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Leading Article: Bombs shouldn't stop impeachment

Bombs shouldn't

stop impeachment

THERE IS never a good time to impeach a US president, since the so-called head of the free world is always busy striving to pacify some world trouble-spot. It must seem particularly cruel to Bill Clinton that he faces trial at exactly the same time as he is ordering troops into battle; but to be realistic, when has he been free of such troubles? When he was ordering marines into Somalia? When he was making peace in Northern Ireland? Or on the previous occasions when he has bombed Iraq?

National leaders have always been assailed without regard to the crises their nations face. Andrew Johnson, the only other president to be impeached, was struggling with the challenge of reconstruction after the American Civil War. Democrats showed no mercy to Richard Nixon, embroiled in Vietnam, opening up Western policy to China, and attempting detente with the Soviet Union. Closer to home, Margaret Thatcher was preparing for the Gulf war when she was politically assassinated.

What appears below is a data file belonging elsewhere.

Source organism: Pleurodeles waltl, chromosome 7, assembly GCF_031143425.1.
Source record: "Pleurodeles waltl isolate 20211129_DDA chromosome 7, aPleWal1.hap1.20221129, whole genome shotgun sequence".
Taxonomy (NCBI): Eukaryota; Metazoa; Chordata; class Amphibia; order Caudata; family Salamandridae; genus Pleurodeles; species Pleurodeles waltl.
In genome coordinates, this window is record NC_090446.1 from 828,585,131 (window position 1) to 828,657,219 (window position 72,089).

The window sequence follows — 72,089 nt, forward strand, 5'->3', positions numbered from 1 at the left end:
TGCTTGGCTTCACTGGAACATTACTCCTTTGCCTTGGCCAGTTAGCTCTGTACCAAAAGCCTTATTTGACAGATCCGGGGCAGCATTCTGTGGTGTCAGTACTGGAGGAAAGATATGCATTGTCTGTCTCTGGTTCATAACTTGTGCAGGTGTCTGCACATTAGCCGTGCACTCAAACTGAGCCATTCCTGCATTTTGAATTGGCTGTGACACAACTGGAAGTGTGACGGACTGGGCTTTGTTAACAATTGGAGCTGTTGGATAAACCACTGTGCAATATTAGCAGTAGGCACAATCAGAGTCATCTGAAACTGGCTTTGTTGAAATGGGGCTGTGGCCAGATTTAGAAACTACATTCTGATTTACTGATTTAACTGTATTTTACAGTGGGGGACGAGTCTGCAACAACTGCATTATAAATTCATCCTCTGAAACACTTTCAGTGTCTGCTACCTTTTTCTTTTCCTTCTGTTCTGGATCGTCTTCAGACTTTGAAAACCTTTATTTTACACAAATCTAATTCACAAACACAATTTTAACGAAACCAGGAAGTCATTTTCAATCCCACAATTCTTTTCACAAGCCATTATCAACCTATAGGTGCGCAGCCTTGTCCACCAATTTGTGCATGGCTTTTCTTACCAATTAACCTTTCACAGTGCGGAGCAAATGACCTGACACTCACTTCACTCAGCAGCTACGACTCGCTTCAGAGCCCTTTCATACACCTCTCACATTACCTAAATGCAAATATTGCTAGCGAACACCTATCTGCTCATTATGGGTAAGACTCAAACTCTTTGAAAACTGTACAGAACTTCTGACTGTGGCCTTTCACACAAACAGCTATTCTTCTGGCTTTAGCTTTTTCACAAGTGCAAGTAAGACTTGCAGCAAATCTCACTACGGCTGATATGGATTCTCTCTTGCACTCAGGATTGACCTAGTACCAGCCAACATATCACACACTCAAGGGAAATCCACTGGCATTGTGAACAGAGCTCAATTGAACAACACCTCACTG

Bombing in the Gulf makes no difference to the issues facing Congress. Either the President has perjured himself, and committed the "high crimes and misdemeanors" of which the Constitution speaks, or he has not.

The world's cynicism about the President's motives in ordering military action should encourage a decision. The impeachment vote may bring the crisis to a head, and renew America's self-confidence. If Congress decides today to allow President Clinton to escape, he can face the world with his mandate renewed. But if he is impeached, his authority will be irreparably damaged. Then, for all our sakes, he should resign, and allow a successor to govern with authority.